JOHANNESBURG (miningweekly.com) - The Congress of South African Trade Unions (Cosatu), the National Union of Mineworkers (NUM) and government have called for the reopening and an early review of wage agreements in the mining industry, in an effort to fast-track the normalisation of industrial relations in the troubled sector.
Speaking at a press briefing in Johannesburg on Tuesday, Cosatu secretary general Zwelinzima Vavi said the NUM had already engaged with the Chamber of Mines (CoM) in September, demanding that the next negotiations on wages be brought forward from the scheduled June 2013.
NUM general secretary Frans Baleni expressed concern that the Marikana mine killings in August, as well as the ongoing violence in the Rustenburg area generally, had shifted the blame from the platinum bosses, whom he said “systematically undermined collective bargaining and promoted division among workers”.
NUM and Cosatu blamed Impala Platinum, with the settlement it reached earlier this year, and the precedent set in resolving the Lonmin dispute, for the illegal strikes that were spreading across the mining sector.
Speaking on Talk Radio 702, Mineral Resources Minister Susan Shabangu also said government was concerned that the actions of employers, particularly in the platinum sector, had set an unhelpful precedent in reaching agreements outside formal bargaining processes, which now had to be rectified.
Shabangu continued to call on workers who were engaging in unprotected strikes to return to work and said government remained concerned about the impact that the strikes and the lack of resolution was having on investor confidence.
Baleni also said failure to speedily resolve the issues in the industry would threaten South Africa’s mining industry and hundreds of thousands of jobs. However, he emphasised that the mass dismissal of workers was not the solution, as the threat of being fired escalated the violence in the Rustenburg region, citing the death of five people on Sunday following dismissal warnings by a number of companies.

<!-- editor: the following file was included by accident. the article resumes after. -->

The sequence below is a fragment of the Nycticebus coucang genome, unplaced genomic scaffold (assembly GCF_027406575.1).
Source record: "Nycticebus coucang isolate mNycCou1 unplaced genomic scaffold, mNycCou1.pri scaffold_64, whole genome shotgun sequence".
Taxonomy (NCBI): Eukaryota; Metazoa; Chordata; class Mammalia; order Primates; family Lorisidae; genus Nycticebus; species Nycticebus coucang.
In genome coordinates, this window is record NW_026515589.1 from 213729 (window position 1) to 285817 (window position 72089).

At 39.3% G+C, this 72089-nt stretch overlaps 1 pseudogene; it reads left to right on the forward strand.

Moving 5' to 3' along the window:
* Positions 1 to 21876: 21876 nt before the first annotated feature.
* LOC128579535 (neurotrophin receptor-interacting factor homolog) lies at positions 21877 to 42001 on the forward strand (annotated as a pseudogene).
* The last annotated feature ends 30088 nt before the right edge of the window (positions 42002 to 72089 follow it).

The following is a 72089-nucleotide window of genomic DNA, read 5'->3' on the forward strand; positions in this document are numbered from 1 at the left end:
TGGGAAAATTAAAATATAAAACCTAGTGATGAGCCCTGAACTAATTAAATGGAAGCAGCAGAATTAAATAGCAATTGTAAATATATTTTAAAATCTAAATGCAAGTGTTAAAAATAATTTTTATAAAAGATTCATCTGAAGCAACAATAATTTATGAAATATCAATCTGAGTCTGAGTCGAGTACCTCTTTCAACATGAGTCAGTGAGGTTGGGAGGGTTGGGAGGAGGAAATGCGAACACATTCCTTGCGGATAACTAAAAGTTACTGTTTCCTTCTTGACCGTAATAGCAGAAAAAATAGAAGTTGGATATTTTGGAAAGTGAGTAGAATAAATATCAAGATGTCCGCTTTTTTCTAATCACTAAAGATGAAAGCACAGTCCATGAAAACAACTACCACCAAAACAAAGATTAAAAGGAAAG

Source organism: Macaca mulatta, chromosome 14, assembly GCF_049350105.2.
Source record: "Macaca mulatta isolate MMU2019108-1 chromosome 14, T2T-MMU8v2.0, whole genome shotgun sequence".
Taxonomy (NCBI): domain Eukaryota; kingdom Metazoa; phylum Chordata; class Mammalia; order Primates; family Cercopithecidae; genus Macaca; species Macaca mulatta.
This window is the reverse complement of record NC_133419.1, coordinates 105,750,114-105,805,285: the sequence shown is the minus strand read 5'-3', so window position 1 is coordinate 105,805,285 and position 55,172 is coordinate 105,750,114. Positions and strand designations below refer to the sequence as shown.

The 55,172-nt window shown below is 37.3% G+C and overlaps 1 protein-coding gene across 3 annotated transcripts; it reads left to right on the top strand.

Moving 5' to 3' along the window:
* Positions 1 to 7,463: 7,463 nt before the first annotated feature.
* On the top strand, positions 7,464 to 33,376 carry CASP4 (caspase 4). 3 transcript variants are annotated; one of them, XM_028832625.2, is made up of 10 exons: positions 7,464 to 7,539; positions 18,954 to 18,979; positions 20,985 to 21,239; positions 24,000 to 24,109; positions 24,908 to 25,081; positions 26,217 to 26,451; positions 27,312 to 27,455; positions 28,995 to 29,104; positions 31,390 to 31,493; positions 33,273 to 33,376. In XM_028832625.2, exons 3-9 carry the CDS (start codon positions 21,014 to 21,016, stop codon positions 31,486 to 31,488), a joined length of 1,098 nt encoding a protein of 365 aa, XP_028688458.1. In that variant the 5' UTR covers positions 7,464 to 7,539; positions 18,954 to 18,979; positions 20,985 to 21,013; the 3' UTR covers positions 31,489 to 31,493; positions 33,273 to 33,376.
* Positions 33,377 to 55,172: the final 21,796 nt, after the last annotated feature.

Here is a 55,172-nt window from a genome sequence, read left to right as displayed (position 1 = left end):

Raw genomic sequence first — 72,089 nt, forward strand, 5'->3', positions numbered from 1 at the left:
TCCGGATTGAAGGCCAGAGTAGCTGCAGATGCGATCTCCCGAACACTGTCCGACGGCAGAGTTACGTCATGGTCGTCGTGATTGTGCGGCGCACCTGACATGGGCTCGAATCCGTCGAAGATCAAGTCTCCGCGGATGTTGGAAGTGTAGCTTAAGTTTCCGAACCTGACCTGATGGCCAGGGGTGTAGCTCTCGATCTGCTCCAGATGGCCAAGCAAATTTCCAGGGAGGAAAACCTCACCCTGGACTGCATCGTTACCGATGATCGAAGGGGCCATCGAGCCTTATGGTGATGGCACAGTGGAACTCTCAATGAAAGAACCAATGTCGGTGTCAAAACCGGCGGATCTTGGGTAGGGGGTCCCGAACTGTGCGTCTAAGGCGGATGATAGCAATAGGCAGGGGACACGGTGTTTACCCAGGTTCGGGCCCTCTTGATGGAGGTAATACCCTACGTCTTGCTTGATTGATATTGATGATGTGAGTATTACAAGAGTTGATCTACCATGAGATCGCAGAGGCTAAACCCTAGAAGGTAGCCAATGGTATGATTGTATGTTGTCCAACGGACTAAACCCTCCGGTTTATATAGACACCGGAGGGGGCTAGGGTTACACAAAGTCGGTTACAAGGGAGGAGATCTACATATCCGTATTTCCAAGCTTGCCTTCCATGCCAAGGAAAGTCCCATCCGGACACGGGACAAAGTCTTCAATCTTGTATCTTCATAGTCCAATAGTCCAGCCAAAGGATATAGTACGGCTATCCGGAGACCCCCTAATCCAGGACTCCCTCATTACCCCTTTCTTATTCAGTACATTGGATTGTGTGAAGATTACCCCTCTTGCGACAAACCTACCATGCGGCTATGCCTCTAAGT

The NUM and Cosatu would, on Wednesday, embark on reviewing the possibility of implementing a centralised bargaining structure within the platinum sector. Discussions and consultations with key stakeholders would comprise the bargaining issues within the sector, the role that could be played by those involved, the facilitators, how the bargaining could be structured and consolidated and what content should be incorporated.
Meanwhile, Cosatu aimed to establish its own independent commission of inquiry to review the current and historic employment and social conditions of the country’s mineworkers, said Vavi.
The terms of reference, which would cover investigations into what went wrong in the industry, where gaps were and what could be done moving forward, were currently being finalised.
The proposed commission had the support of government, the Department of Mineral Resources, the South African Communist Party, Cosatu and the CoM.
The NUM expected to receive a firm confirmation of support from industry on Wednesday, said Baleni, after which consultations to outline the establishment, aims and funding of the commission would start.
He hoped to have the commission operational before the current Judicial Commission of Inquiry, headed up by former judge Ian Farlam, was complete.
The commission would determine a realistic minimum living wage for miners, and what it comprised. Baleni noted that a living wage went beyond a salary, and would also need to be measured accurately, citing many mining companies incorporation of benefits such as holiday pay, and mentioning AngloGold Ashanti’s programme in which each of their workers’ children received an education bursary.